|Best race result (number)||2 (1)|
|Best grid position (number)||4 (3)|
|Non-classifications (mechanical/other)||3 (2/1)|
|Laps completed (% of total)||2,142 (92.01%)|
|Laps led (% of total)||32 (2.75%)|
|Championship position (2013)||4 (3)|
|Championship points (2013)||216 (354)|
|Pit stop performance ranking||3|
Ferrari hasn’t won the constructors’ championship since 2008 and none of its drivers has taken a title since 2007. They were defeated again this year – and it was a failure will have stung them even harder than the five which preceded it.
It wasn’t just that they failed to win a race for the first time in 21 years. Or that they were beaten by Williams, a team which at the most probably spends half as much as Ferrari. Or that it led to the departure of their team principal, and the man who replaced him, and Fernando Alonso – arguably the best driver in F1 today
The real pain for Ferrari was the humiliation factor. Because in the Ferrari narrative, this was the year things were supposed to get better for them.
Throughout the crushing years of Red Bull’s dominance it became Ferrari president Luca di Montezmolo’s mantra that the sport was too focussed on aerodynamics and its frozen-specification V8s prevented them from competing in the field of power unit development – a traditional strength for the team whose founder once scoffed that aerodynamics was for “people who can’t build engines”.
For 2014 Ferrari’s wish was granted. An overhaul of the engine regulations and a relaxation of engine development regulations (contrary to the spin which has since been put on it by Ferrari and Red Bull) handed them an opportunity to start afresh and leave behind the 2009-13 generation of cars which the team never fully got to grips with.
The shortcomings of the F14 T dawned slowly at the beginning of the year – partly because testing indicated Renault was in more serious trouble. But once the real action began and Red Bull suddenly found the fairway, the reality dawned that Ferrari produced had the weakest package of F1’s three engine manufacturers.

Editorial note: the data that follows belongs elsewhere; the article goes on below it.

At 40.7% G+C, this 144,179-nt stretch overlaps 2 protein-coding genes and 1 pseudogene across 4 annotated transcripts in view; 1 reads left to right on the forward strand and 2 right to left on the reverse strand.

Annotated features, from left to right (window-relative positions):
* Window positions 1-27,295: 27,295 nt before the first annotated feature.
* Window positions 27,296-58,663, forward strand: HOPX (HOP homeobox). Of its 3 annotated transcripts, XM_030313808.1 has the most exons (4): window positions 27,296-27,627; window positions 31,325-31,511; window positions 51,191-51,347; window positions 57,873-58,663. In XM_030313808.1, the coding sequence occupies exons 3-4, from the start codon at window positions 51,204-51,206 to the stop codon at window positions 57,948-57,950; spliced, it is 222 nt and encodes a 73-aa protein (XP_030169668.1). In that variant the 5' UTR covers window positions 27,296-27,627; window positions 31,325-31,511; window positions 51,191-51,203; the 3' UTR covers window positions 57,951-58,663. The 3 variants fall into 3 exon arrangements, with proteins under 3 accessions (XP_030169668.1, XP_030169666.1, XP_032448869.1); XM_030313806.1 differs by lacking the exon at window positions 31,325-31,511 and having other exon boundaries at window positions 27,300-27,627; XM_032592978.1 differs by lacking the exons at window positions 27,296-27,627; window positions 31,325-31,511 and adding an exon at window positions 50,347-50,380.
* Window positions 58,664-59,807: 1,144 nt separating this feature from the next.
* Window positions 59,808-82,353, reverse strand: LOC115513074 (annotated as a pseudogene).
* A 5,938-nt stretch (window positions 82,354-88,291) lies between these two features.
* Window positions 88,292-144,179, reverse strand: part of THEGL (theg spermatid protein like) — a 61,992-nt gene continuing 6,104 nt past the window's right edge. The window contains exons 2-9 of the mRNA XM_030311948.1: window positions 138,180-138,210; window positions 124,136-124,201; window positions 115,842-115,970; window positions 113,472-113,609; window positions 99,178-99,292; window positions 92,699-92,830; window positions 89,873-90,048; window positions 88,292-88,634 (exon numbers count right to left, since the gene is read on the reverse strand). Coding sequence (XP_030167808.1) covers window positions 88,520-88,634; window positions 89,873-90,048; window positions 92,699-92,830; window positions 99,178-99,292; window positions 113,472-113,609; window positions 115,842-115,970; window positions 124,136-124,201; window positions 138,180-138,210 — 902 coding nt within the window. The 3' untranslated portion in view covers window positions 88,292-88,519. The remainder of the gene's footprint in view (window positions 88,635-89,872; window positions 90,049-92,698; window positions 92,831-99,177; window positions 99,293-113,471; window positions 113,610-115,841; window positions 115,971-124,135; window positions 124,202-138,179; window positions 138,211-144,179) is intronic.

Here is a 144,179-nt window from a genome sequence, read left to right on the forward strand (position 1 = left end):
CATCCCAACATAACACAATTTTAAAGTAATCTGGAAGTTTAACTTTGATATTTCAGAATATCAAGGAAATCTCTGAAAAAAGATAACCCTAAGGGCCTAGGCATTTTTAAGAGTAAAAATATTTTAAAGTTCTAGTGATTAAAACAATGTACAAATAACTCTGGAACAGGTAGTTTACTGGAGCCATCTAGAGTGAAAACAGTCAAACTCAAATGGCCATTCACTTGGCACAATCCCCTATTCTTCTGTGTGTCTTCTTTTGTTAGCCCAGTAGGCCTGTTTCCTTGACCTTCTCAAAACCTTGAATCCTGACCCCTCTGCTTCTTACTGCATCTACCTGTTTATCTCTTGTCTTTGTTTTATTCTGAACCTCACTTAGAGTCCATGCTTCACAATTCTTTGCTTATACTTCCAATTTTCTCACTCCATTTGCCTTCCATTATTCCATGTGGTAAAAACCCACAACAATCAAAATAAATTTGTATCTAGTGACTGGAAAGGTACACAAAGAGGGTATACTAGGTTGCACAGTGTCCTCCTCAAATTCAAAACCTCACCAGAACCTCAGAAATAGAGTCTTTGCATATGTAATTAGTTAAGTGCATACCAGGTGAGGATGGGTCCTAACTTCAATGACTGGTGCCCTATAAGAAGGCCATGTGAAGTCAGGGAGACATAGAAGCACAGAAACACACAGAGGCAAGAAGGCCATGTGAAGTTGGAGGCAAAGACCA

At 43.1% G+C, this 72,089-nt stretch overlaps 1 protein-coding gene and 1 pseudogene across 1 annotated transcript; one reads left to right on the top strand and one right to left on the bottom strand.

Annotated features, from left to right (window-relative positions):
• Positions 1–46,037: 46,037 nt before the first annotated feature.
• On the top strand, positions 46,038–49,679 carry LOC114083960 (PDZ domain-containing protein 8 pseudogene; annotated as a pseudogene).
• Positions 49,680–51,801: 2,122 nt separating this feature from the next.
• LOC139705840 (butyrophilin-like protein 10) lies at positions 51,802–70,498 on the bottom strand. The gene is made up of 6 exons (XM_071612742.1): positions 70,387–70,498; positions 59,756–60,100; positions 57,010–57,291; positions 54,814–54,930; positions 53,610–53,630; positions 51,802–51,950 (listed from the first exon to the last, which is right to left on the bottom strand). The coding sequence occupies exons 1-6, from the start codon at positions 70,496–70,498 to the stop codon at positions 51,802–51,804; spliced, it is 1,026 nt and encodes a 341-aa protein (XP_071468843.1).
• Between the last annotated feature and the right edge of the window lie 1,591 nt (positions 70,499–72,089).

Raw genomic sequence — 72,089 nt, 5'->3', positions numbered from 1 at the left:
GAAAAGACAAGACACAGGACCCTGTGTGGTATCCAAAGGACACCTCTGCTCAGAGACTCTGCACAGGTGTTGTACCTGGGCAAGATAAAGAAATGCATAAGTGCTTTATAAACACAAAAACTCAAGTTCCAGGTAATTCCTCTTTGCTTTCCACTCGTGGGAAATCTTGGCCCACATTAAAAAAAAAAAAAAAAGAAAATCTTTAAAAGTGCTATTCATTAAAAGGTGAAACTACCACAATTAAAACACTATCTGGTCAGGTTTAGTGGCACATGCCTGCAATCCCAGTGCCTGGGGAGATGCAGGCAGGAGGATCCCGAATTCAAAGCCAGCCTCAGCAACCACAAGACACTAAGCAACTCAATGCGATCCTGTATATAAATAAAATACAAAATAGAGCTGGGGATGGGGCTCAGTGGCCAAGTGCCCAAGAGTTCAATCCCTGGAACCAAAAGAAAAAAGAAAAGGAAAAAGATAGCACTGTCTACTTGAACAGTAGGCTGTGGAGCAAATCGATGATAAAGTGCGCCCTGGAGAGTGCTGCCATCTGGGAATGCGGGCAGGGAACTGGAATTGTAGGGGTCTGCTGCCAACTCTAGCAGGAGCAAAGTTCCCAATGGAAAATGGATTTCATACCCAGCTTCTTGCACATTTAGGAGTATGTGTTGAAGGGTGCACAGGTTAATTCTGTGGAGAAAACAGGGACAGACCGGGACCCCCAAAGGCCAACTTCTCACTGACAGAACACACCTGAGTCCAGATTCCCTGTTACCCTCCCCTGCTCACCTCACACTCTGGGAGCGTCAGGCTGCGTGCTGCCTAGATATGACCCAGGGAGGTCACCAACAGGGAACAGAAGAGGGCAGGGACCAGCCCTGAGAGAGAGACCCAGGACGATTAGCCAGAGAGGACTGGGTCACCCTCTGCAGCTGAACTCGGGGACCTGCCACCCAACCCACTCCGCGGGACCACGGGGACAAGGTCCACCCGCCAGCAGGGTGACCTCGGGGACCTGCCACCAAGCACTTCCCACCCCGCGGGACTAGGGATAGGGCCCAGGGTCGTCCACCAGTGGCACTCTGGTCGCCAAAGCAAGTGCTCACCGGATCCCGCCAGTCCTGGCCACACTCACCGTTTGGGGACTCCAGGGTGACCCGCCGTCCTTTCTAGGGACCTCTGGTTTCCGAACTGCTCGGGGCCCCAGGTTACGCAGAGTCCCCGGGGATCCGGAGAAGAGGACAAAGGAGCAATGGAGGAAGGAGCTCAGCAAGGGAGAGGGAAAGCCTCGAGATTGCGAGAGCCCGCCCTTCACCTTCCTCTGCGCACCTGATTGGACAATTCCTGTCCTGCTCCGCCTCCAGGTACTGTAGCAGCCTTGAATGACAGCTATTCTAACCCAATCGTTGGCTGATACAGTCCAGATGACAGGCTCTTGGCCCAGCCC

In a harsh irony, it gradually emerged they had made compromises with their power unit design with the goal of improving aerodynamic efficiency. But not only did the trade-off cost them in terms of power and fuel efficiency, the downforce gains didn’t materialise either.
The team made a middling start to the year. In Australia the performance of both cars was restricted due to ongoing problems. Then came the shock of Bahrain, where Ferrari’s two world champions limped home ninth and tenth, their rivals seemingly able to overtake them as they pleased.
Team principal Stefano Domenicali, a Ferrari man from the day he left university in 1991, stepped down from the position of team principal which he had occupied since 2007. In a surprising move Montezemolo appointed the CEO of their north American car sales division, Marco Mattiacci, to take over the running of the team.
After five years and two painful championship near-misses, Alonso’s patience was understandably frayed. But it seems friction between him and Mattiacci hastened Alonso’s decision to call time on his Ferrari career two years before his current contract was due to expire.
That was eventually confirmed in late November, but it had been widely expected for several weeks following Red Bull’s announcement in Japan that Sebastian Vettel was leaving the team. Vettel won’t drive for Mattiacci, however – the new boss split from the team on the day after the season ended, with Maurizio Arrivabene confirmed as Ferrari’s third principal in seven months.
The dominoes didn’t stop there. Montezemolo’s 20-year reign as Ferrari president also came to an end – though that probably had as much to do with the internal politics of the road car division as the F1 team’s failure to keep the championship silverware flowing.
While Alonso’s commitment to the team had waned, his commitment on the track clearly did not. He rose to the challenge of facing a fellow world champion at the same team magnificently, and utterly humbled Kimi Raikkonen over the 19-round campaign.
Alonso’s feats included a timely podium in China – Mattiacci’s first weekend at the helm – which was achieved by keeping the quicker Red Bulls at sword’s length. He considered Austria one of his best performances as he crossed the line 18 seconds behind Nico Rosberg’s Mercedes – Raikkonen was almost half a minute behind his team mate.
Rare were the days when Raikkonen was sufficiently on top of the F14 T to compete for anything more than the minor points places. He was unlucky in Monaco, his best chance of a podium finish all season, and on form as usual at Spa-Francorchamps.
Towards the end of the year Raikkonen was beginning to look happier with the car. But if he had been expected to contribute more to Ferrari’s point tally than Felipe Massa did, it didn’t happen. It gave some indication how much Alonso has been carrying the team and how badly he will be missed in 2015 and beyond.
2014 Ferrari race results
2014 F1 season review
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